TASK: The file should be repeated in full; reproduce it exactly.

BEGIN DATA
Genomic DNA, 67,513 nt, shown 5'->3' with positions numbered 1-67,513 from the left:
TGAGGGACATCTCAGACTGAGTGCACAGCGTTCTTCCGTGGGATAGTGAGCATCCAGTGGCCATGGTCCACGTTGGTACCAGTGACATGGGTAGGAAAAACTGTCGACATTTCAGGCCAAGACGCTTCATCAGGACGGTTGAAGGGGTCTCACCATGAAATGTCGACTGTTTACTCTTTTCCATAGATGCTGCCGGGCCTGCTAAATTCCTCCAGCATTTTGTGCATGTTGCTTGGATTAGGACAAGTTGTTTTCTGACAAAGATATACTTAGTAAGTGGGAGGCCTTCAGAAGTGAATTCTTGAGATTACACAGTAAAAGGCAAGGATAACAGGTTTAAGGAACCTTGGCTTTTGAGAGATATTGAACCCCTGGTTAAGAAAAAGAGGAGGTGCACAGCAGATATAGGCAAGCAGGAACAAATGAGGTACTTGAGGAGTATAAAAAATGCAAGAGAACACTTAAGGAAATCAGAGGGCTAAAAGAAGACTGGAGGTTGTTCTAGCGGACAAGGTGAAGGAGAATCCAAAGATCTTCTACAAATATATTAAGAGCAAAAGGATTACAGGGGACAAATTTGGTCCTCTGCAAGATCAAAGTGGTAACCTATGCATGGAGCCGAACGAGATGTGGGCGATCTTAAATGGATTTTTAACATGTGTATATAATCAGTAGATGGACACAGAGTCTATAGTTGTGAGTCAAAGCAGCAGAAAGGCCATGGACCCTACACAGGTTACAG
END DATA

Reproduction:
Genomic DNA, 67,513 nt, shown 5'->3' with positions numbered 1-67,513 from the left:
TGAGGGACATCTCAGACTGAGTGCACAGCGTTCTTCCGTGGGATAGTGAGCATCCAGTGGCCATGGTCCACGTTGGTACCAGTGACATGGGTAGGAAAAACTGTCGACATTTCAGGCCAAGACGCTTCATCAGGACGGTTGAAGGGGTCTCACCATGAAATGTCGACTGTTTACTCTTTTCCATAGATGCTGCCGGGCCTGCTAAATTCCTCCAGCATTTTGTGCATGTTGCTTGGATTAGGACAAGTTGTTTTCTGACAAAGATATACTTAGTAAGTGGGAGGCCTTCAGAAGTGAATTCTTGAGATTACACAGTAAAAGGCAAGGATAACAGGTTTAAGGAACCTTGGCTTTTGAGAGATATTGAACCCCTGGTTAAGAAAAAGAGGAGGTGCACAGCAGATATAGGCAAGCAGGAACAAATGAGGTACTTGAGGAGTATAAAAAATGCAAGAGAACACTTAAGGAAATCAGAGGGCTAAAAGAAGACTGGAGGTTGTTCTAGCGGACAAGGTGAAGGAGAATCCAAAGATCTTCTACAAATATATTAAGAGCAAAAGGATTACAGGGGACAAATTTGGTCCTCTGCAAGATCAAAGTGGTAACCTATGCATGGAGCCGAACGAGATGTGGGCGATCTTAAATGGATTTTTAACATGTGTATATAATCAGTAGATGGACACAGAGTCTATAGTTGTGAGTCAAAGCAGCAGAAAGGCCATGGACCCTACACAGGTTACAG